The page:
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Company and tech news from the region.

Mycroft updates TimeOff

Baltimore-based Mycroft Computing has released version 2 of TimeOff, a multi-user Windows record-keeping tool which tracks the time employees are not at work by category. TimeOff automatically calculates benefit hours employees earn, and updates the hours available as time off records are entered.

TimeOff allows users to define their own time off reasons, and the Policy Wizard assists in entering information about how employees earn benefit hours (such as vacation and sick time).

Prometric buys testing company

Prometric, a Baltimore computer-based testing company, acquired Stone Mountain, Ga.-based Core Technology Group Inc. as part of a strategy to expand its automated driver testing business in the United States.

Terms of the deal were not disclosed. Prometric’s technology uses interactive video to assess how well drivers anticipate and react to roadway hazards.

Artifact, Wharton hire Cornerstone

Baltimore marketing and advertising firm Cornerstone has signed up two new clients, Baltimore-based Artifact software and the University of Pennsylvania’s Wharton School of Business. Cornerstone will market Wharton’s Advanced Management Program (AMP), a $37,000 five-week course which attracts senior executives from around the world. Cornerstone will promote the program via publications and the Internet to supplement Wharton’s current marketing efforts. Artifact, which provides software as well as a network for developers to share code, has hired Cornerstone to provide communications planning, brand development, community building, sales collateral and multi-media promotions.

Ciena clinches deal for Cox broadband upgrade

Linthicum-based Ciena says Cox Communications will buy its fiber optics products to upgrade its broadband services for cable customers. Neither the size of the orders nor the financial terms were disclosed. Ciena will provide Cox with its Online Metro and Online Edge platforms to support data services on its multiservice broadband network. The upgrades will help Cox provide subscribers with video-on-demand, storage area networking and gigabit-sized Ethernet services.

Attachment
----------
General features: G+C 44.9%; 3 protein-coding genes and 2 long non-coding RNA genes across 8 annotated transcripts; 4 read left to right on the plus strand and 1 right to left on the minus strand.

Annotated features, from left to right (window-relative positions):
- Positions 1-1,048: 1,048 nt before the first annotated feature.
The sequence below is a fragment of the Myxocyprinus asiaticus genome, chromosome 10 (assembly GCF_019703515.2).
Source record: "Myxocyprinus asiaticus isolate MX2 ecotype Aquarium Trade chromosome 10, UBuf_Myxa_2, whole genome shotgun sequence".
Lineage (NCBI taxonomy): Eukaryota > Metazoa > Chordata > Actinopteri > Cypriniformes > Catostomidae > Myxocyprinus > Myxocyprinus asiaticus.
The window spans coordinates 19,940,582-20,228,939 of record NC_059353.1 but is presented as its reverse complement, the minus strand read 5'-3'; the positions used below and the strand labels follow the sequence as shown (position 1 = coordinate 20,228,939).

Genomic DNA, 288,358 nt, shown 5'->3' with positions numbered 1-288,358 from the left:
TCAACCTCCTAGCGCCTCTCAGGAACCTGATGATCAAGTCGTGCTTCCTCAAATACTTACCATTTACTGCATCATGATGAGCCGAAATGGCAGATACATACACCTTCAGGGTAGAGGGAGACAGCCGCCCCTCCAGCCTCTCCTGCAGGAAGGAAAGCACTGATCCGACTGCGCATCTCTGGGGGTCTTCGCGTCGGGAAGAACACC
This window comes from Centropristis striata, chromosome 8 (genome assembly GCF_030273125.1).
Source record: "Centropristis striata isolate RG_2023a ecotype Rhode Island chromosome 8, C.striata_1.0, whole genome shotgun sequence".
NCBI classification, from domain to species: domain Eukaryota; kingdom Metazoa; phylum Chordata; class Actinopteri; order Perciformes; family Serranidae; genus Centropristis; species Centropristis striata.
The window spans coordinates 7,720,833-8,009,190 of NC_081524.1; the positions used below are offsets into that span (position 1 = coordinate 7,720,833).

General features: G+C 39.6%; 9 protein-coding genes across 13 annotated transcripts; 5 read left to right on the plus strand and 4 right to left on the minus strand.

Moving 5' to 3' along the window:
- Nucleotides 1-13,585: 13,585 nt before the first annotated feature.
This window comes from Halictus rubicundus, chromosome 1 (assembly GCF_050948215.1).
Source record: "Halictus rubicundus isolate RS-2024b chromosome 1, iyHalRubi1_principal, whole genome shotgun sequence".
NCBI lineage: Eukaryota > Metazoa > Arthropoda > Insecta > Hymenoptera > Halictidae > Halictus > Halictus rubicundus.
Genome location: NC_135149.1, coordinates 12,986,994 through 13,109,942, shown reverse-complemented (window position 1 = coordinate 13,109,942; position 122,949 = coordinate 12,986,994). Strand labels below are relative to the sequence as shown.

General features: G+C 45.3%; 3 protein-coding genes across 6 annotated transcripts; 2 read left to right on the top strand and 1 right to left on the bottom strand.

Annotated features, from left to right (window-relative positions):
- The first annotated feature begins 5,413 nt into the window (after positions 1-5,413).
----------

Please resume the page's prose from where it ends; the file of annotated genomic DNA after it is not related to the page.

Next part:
ASCII Group, NOCserv team up

Bethesda-based ASCII Group Inc., the nation’s largest group of independent computer resellers, announced a strategic partnership with NOCserv, a provider of managed services to small and mid-sized companies, including end-to-end information technology monitoring, problem identification, and resolution.

NOCserv monitors wide area networks, local area networks, servers, and business critical applications (including home grown applications). Through NOCserv’s secured Web-based virtual Network Operations Center, clients have the ability to examine their infrastructures’ availability, performance, and faults. In addition to identifying and analyzing problem areas, NOCserv offers services to fix the problems.

USi names new COO

USinternetworking Inc., an Annapolis-based application service provider, appointed Steve Mucchetti to the newly created position of chief operating officer. Mucchetti is the former CEO and vice chairman of Scient, and he previously served with IBM as the company’s general manager for its global telecommunications and media solutions unit and as the chief operating officer of the IBM Consulting Group.

Business school recognized

A new $38 million wing at the University of Maryland’s Smith School of Business has been recognized by a contractors’ group for its use of advanced technology.

The Maryland chapter of the Associated General Contractors of America has given the building’s contractor, The Whiting-Turner Contracting Company, the 2003 Build Maryland Award for “State of the Art Advancement.” The 103,000-square-foot wing opened for classes last fall. It includes offices, classrooms, computer laboratories and other facilities. Twenty-eight rooms have advanced audiovisual touch-screen technology, and most rooms have video and audio teleconference capability. The building also features wireless computing access, a data jack at each classroom seat and graduate student lockers with electrical outlets so students can recharge laptop computers.

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